Lab Core

Tobacco Hornworms

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Research Based Labs

The Effect of Elevated CO2 on Tobacco Hornworm Herbivory


The purpose of this lab is to investigate the ways that organisms might respond to the increasing concentration of carbon dioxide in the Earth's atmosphere. Specifically, you'll be testing the prediction that the rate of insect herbivory will be changed by testing how Manduca sexta larvae respond to feeding on tobacco plants grown in an enriched carbon-dioxide atmosphere.


In this lab we will be concerned with both development and physiological responses of organisms to human-caused (or anthropogenic) changes in the atmosphere. Such changes are currently of intense interest, as demonstrated by frequent newspaper headlines about ozone depletion and global warming. One change in the atmosphere that is well-documented is the increase in carbon dioxide concentration. Carbon dioxide now makes up only about 0.03% of the atmosphere, but it has been increasing steadily since the middle of the 19th century. There is controversy about the exact cause of the increase, though there is general agreement that it is caused by human activities. The two main hypotheses for the increase are 1) burning of fossil fuels and 2) deforestation, particularly of tropical rainforests. Carbon dioxide is one of the "greenhouse" gasses, and many scientists predict that more carbon dioxide in the atmosphere will lead to a warming of the global climate. Because of the extreme complexity of the global biosphere/atmosphere system, it is difficult to make exact predictions of how the climate will change in response to carbon dioxide increase.

This lab will concentrate on the direct (non-climatic) effects of an increase in atmospheric carbon dioxide on insect herbivory on plants. At an ecosystem level, changes in patterns of herbivory on plants could have widespread impacts on both natural and agricultural ecosystems in all parts of our planet.

Although CO2 is only 0.03% of the atmosphere, as mentioned above, carbon makes up 45% of the dry weight of a leaf. This should make it clear that plants are very successful at getting carbon out of the air, and "fixing" the carbon from carbon dioxide into forms it can use (like sugars). The table below gives you an idea of the other major players.

Proportion of Leaf Dry Weight
Proportion of Atmosphere


45 %
0.03 %


45 %
21 %


5 %
78 %


1-3 %

In order to understand the effects of increased CO2 on plants, and the subsequent effect on herbivores, you need to understand how plants use CO2. Use your text and the descriptions below to start thinking about how increased CO2 might work to change the physical characteristics you'll be looking at this week in lab.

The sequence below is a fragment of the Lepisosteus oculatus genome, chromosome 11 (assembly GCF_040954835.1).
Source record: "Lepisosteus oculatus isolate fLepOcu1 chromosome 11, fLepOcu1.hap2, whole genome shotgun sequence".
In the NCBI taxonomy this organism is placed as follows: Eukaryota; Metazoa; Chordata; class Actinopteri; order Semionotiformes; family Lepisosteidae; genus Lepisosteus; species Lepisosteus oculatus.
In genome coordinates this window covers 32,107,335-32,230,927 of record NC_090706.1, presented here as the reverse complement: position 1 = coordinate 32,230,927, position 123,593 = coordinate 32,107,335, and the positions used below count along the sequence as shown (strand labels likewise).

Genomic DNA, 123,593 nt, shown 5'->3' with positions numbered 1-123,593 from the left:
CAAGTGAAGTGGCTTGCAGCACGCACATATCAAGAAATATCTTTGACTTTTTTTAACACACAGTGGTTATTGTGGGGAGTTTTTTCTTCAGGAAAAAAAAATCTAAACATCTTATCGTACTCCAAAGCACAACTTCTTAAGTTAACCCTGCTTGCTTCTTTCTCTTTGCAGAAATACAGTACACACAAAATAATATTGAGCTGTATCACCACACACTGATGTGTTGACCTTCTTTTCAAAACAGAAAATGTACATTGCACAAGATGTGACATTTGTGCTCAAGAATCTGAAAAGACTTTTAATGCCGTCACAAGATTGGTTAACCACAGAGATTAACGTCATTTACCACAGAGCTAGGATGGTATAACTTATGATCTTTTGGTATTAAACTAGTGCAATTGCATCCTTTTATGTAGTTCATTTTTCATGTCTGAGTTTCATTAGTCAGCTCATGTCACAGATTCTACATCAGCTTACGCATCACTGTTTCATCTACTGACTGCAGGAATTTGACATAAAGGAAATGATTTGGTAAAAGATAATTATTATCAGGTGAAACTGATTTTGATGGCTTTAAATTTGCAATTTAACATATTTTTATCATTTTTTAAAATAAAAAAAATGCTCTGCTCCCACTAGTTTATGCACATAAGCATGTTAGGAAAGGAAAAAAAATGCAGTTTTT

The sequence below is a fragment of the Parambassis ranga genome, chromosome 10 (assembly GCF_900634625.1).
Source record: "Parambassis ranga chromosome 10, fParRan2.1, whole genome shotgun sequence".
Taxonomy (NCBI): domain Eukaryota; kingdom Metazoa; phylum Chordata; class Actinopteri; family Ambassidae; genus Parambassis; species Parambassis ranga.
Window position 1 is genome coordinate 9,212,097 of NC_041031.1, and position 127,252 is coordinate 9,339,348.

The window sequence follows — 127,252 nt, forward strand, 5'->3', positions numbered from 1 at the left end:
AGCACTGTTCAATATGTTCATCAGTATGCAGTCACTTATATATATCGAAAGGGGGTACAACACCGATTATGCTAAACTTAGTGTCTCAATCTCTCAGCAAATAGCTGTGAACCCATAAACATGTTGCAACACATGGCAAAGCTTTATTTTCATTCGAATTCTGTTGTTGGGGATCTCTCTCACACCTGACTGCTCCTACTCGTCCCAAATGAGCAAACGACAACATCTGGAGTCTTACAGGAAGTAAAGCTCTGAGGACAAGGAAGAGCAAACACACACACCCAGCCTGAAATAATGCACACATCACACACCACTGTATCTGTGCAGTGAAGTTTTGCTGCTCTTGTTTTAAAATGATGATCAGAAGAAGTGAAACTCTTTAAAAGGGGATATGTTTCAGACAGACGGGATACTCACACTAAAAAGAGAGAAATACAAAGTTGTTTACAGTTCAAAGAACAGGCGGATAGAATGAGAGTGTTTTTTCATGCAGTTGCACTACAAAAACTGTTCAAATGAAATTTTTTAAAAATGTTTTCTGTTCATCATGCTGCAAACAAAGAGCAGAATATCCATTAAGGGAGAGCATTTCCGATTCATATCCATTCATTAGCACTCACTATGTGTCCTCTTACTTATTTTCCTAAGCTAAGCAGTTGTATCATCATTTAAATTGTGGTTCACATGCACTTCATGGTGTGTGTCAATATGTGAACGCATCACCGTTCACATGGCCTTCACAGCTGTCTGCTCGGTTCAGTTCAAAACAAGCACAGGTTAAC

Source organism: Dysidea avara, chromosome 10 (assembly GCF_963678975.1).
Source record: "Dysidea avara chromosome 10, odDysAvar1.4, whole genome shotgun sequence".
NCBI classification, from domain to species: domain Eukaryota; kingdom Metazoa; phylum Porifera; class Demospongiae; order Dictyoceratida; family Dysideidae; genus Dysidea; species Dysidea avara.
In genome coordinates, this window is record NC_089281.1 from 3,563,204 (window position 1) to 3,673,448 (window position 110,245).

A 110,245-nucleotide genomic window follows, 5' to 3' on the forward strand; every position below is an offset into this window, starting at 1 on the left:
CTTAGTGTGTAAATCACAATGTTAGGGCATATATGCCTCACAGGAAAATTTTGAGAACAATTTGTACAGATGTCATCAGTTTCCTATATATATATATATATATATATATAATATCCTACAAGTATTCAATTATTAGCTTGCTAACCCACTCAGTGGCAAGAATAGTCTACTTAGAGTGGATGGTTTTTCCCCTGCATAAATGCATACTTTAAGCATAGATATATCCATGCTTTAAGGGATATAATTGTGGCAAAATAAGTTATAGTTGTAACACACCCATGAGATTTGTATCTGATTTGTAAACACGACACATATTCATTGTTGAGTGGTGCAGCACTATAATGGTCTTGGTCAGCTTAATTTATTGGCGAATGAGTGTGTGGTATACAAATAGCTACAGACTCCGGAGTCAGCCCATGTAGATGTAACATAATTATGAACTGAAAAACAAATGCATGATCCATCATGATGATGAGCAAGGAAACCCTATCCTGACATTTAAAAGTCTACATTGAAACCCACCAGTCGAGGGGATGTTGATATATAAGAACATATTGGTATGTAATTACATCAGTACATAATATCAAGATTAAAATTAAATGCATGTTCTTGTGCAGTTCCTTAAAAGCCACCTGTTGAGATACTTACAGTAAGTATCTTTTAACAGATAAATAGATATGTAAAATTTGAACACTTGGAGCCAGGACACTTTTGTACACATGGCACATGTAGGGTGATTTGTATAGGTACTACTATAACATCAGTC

What do plants do with CO2?

  • CO2 serves as a source of energy for respiration; plants use sunlight to "fix" carbon into sugars, which serve as long term energy currency.
  • CO2 also provides carbon for structural elements in plants; cell walls, for example, are almost entirely carbon-based.

What do plants do with O2?

  • O2 is necessary for cellular respiration to occur; it serves as the final electron acceptor in the electron transport chain, which provides the cell with most of its ATPs.
  • O2 provides oxygen molecules which are incorporated into structural molecules like cellulose.

What do plants do with N2?

  • Plants can NOT use N2 in its gaseous form. They rely on microorganisms to convert N2 into a form they can use.
  • Nitrogen is vital for plants to make all the proteins they need. The only way (most) plants get amino acids is by making them "from scratch," which requires nitrogen. Nitrogen is a common ingredient in fertilizer, and is often a limiting factor in plant growth.

You will use tobacco plants (Nicotiana tabacum) grown in growth chambers of two types. One chamber type had ambient levels of carbon dioxide while the other type had extra carbon dioxide pumped directly into it; the two types of chambers were otherwise matched for all environmental variables (temperature, light, etc.). We have been monitoring carbon dioxide levels in the chambers daily, and will provide you with data on the exact levels.


Background Paper:

Rufty, T. W. Jr., D. M. Jackson, R. F. Severson, J. J. Lam, Jr., M. E. Snook. 1989. Alterations in growth and chemical constituents of tobacco in response to CO2 enrichment. J. Agric. Food Chem. 37:552-555.


Investigating the effect of elevated CO2 on herbivory:


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July 1999